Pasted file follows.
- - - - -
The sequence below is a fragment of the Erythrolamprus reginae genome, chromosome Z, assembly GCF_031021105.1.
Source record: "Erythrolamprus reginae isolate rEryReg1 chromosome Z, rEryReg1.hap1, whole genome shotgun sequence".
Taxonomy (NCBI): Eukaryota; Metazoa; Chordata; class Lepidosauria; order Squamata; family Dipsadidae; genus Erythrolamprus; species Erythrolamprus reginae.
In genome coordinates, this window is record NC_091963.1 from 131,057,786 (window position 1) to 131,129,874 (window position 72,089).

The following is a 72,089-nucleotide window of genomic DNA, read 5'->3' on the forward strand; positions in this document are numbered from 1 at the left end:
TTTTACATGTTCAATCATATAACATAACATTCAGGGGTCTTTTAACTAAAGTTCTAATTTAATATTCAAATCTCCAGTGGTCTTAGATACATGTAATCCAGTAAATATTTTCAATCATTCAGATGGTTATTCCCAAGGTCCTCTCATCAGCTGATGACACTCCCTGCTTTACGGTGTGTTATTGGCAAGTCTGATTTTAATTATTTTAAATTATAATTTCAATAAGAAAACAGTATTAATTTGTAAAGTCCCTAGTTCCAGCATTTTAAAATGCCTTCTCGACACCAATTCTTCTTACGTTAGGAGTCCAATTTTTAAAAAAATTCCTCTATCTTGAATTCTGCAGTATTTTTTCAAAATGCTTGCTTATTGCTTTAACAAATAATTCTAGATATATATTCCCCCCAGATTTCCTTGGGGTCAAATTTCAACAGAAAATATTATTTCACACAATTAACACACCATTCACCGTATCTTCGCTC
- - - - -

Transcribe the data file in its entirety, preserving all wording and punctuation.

The sequence below is a fragment of the Erythrolamprus reginae genome, chromosome Z, assembly GCF_031021105.1.
Source record: "Erythrolamprus reginae isolate rEryReg1 chromosome Z, rEryReg1.hap1, whole genome shotgun sequence".
Taxonomy (NCBI): Eukaryota; Metazoa; Chordata; class Lepidosauria; order Squamata; family Dipsadidae; genus Erythrolamprus; species Erythrolamprus reginae.
In genome coordinates, this window is record NC_091963.1 from 131,057,786 (window position 1) to 131,129,874 (window position 72,089).

The following is a 72,089-nucleotide window of genomic DNA, read 5'->3' on the forward strand; positions in this document are numbered from 1 at the left end:
TTTTACATGTTCAATCATATAACATAACATTCAGGGGTCTTTTAACTAAAGTTCTAATTTAATATTCAAATCTCCAGTGGTCTTAGATACATGTAATCCAGTAAATATTTTCAATCATTCAGATGGTTATTCCCAAGGTCCTCTCATCAGCTGATGACACTCCCTGCTTTACGGTGTGTTATTGGCAAGTCTGATTTTAATTATTTTAAATTATAATTTCAATAAGAAAACAGTATTAATTTGTAAAGTCCCTAGTTCCAGCATTTTAAAATGCCTTCTCGACACCAATTCTTCTTACGTTAGGAGTCCAATTTTTAAAAAAATTCCTCTATCTTGAATTCTGCAGTATTTTTTCAAAATGCTTGCTTATTGCTTTAACAAATAATTCTAGATATATATTCCCCCCAGATTTCCTTGGGGTCAAATTTCAACAGAAAATATTATTTCACACAATTAACACACCATTCACCGTATCTTCGCTC